Where have all the smart cards gone? For more than half a decade, smart cards were espoused as an emerging technology that would take the world by storm, rendering cash obsolete and transactions secure and pervasive. Alas, it hasn't happened.
Like the paperless office, the cashless society has yet to eventuate; indeed, it may never do so. While smart cards gain increasing acceptance across Europe and Asia, the Australian market - normally among the first to jump on the new-technology bandwagon - remains remarkably reticent to embrace the comprehensive functionality that smart cards are said to offer.
That's not to say Australian companies don't have their fingers well and truly stuck in the smart card pie - they feature prominently in the global smart card arena - but they are yet to make an impression in the home market.
"Australia was an early smart card adopter in reality," explains Richard Cusson, director of smart card technology at Keycorp. "Some of the earliest projects with the technology were conducted here, and it might have been too early for the market. IT managers then got busy preparing for Y2K and getting onto the e-commerce wagon, and this has occupied the market from around 1996 to 2000."
Cusson admits it is "quite unusual" for a company to prosper overseas while doing very little business in its home country. "But it hasn't been a hindrance to us. That we don't deliver smart cards at home is not seen as a weak point."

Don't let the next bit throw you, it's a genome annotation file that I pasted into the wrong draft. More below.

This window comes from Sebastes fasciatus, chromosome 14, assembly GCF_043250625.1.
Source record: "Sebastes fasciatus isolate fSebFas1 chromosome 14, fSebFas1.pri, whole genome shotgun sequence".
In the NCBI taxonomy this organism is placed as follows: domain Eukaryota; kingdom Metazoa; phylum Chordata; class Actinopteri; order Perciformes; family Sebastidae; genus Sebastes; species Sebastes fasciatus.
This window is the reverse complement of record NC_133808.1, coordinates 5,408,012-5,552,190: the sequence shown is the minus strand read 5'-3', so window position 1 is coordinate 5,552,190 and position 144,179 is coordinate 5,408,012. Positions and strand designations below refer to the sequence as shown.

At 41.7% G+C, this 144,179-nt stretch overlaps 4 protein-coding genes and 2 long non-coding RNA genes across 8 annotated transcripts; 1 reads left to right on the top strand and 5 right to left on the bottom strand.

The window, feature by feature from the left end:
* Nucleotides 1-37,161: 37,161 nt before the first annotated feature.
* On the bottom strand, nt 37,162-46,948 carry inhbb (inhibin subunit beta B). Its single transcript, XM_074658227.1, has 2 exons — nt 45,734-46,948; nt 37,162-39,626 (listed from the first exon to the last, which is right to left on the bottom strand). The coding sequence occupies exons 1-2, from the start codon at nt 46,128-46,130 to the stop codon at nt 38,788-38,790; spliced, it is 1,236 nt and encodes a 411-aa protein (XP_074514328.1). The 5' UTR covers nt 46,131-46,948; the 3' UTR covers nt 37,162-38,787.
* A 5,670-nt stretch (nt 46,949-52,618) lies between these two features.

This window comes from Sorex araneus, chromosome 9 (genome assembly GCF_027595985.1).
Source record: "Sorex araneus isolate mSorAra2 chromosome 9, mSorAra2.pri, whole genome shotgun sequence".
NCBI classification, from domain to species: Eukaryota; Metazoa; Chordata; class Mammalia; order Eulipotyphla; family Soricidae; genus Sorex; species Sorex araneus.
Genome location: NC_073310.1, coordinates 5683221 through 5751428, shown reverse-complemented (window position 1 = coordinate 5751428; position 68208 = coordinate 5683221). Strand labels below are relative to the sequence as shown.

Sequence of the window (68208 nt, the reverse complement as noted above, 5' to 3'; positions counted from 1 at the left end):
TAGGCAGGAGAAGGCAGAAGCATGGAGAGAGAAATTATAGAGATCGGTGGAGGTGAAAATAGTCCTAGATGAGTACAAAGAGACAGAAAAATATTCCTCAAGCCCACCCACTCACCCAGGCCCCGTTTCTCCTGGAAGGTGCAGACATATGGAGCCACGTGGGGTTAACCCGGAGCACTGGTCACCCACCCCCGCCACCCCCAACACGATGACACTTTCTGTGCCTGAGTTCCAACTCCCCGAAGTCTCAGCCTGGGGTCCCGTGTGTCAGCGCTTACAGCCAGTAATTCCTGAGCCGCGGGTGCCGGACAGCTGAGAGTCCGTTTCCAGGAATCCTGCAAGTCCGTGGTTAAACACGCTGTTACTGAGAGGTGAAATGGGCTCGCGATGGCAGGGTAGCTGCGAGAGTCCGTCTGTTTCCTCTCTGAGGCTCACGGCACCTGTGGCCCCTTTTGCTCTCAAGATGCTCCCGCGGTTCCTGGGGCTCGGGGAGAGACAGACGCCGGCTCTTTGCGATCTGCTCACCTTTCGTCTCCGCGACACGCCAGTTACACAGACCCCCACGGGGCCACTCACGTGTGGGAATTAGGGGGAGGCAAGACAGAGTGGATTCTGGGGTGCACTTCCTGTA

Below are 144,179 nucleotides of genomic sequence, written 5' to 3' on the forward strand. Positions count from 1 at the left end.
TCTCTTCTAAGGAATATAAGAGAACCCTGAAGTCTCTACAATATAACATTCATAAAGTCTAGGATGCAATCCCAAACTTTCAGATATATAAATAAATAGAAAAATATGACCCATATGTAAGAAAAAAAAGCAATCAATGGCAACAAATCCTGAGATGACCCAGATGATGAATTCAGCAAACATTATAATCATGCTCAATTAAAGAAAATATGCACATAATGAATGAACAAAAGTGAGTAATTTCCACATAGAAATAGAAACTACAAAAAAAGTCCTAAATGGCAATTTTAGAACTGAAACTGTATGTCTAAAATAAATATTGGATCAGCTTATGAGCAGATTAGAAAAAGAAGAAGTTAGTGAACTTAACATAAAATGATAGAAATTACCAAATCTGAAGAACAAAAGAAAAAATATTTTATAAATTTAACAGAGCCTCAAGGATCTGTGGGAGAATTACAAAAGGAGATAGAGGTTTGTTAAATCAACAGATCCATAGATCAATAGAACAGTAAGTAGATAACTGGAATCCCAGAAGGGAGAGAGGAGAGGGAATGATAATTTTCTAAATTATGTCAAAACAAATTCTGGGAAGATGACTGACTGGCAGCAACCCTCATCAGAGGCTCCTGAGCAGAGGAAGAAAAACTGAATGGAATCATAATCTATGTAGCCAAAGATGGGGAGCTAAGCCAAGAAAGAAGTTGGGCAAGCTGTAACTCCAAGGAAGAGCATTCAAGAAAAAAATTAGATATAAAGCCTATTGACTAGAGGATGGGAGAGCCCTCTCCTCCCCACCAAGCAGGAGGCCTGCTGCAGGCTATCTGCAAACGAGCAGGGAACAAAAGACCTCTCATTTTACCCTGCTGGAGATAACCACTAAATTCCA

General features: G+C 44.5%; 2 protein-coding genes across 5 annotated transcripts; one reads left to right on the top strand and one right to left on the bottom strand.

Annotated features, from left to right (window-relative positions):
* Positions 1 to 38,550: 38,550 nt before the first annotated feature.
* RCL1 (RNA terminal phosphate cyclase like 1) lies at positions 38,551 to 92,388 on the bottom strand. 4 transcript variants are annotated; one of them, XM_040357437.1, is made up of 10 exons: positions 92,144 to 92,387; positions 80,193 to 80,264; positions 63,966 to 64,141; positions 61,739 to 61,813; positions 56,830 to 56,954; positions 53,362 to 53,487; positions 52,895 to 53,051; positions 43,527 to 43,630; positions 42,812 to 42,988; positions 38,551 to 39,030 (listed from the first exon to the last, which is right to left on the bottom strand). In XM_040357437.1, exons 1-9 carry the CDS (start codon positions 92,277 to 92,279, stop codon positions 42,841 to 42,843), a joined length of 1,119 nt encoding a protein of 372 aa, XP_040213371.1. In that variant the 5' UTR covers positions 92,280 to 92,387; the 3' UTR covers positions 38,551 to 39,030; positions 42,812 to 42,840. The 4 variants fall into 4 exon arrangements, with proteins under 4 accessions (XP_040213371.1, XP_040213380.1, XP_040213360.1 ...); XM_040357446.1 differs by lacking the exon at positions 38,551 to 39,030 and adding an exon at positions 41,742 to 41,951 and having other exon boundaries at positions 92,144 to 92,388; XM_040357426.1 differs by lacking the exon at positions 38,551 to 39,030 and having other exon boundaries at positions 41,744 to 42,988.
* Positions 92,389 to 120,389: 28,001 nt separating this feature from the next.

Ironically, the smart card's biggest advantage has also proved its greatest drawback in Australia. In overseas markets, security has driven smart card take-up. The problem here is that Australians are just too honest, and the great expense of changing IT infrastructure compared to merely controlling fraud has relegated smart cards to the technology waiting list.
"As a nation of consumers, Australia has adopted credit cards," says Iris Brinkman, principal consultant of industry analyst group Techno Marketing. "One of the major barriers to the adoption of smart cards is the extensive use of magnetic stripe cards. The supporting infrastructure for magnetic stripe cards is widely available and the EFTPOS networks are quite extensive. To upgrade the existing credit card infrastructure so that it can also accept smart cards is no small undertaking."
There are plenty of organisations willing to put their hands up to bring the technology to market, but consumer confidence is still an unknown factor. American Express has just introduced its Blue Credit Card, which promises increased fraud protection and store discounts "as the technology evolves" but its success in the market is yet to be proven. ANZ is also keen to be associated with the technology, promising Cisco's virtual private network and iPass remote access will be incorporated with digital certificate technology in its smart card offerings. Despite the talk the smart card has yet to be released.